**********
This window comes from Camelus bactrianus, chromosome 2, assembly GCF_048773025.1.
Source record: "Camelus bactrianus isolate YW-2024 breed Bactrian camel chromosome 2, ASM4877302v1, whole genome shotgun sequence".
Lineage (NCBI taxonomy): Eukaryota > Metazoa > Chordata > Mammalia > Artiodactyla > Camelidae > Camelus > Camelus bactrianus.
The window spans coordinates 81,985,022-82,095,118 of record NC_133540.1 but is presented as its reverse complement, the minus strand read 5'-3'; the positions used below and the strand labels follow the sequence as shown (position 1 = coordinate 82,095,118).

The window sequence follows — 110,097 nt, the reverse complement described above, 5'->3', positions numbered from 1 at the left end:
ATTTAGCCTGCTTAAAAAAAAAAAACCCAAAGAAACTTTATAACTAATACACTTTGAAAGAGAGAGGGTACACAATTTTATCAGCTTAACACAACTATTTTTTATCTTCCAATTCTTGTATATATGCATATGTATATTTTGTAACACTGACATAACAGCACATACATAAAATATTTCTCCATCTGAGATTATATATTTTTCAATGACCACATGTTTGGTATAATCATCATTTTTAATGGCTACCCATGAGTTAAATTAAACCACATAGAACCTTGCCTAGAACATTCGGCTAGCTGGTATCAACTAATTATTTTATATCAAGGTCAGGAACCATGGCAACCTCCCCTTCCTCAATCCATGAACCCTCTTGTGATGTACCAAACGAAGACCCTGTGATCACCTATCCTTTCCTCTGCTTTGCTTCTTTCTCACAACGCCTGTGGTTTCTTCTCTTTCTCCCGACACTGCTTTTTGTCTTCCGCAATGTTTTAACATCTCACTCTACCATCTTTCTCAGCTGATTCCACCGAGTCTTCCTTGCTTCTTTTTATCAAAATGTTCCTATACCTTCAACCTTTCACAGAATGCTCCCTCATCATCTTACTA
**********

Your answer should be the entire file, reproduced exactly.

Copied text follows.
This window comes from Camelus bactrianus, chromosome 2, assembly GCF_048773025.1.
Source record: "Camelus bactrianus isolate YW-2024 breed Bactrian camel chromosome 2, ASM4877302v1, whole genome shotgun sequence".
Lineage (NCBI taxonomy): Eukaryota > Metazoa > Chordata > Mammalia > Artiodactyla > Camelidae > Camelus > Camelus bactrianus.
The window spans coordinates 81,985,022-82,095,118 of record NC_133540.1 but is presented as its reverse complement, the minus strand read 5'-3'; the positions used below and the strand labels follow the sequence as shown (position 1 = coordinate 82,095,118).

The window sequence follows — 110,097 nt, the reverse complement described above, 5'->3', positions numbered from 1 at the left end:
ATTTAGCCTGCTTAAAAAAAAAAAACCCAAAGAAACTTTATAACTAATACACTTTGAAAGAGAGAGGGTACACAATTTTATCAGCTTAACACAACTATTTTTTATCTTCCAATTCTTGTATATATGCATATGTATATTTTGTAACACTGACATAACAGCACATACATAAAATATTTCTCCATCTGAGATTATATATTTTTCAATGACCACATGTTTGGTATAATCATCATTTTTAATGGCTACCCATGAGTTAAATTAAACCACATAGAACCTTGCCTAGAACATTCGGCTAGCTGGTATCAACTAATTATTTTATATCAAGGTCAGGAACCATGGCAACCTCCCCTTCCTCAATCCATGAACCCTCTTGTGATGTACCAAACGAAGACCCTGTGATCACCTATCCTTTCCTCTGCTTTGCTTCTTTCTCACAACGCCTGTGGTTTCTTCTCTTTCTCCCGACACTGCTTTTTGTCTTCCGCAATGTTTTAACATCTCACTCTACCATCTTTCTCAGCTGATTCCACCGAGTCTTCCTTGCTTCTTTTTATCAAAATGTTCCTATACCTTCAACCTTTCACAGAATGCTCCCTCATCATCTTACTA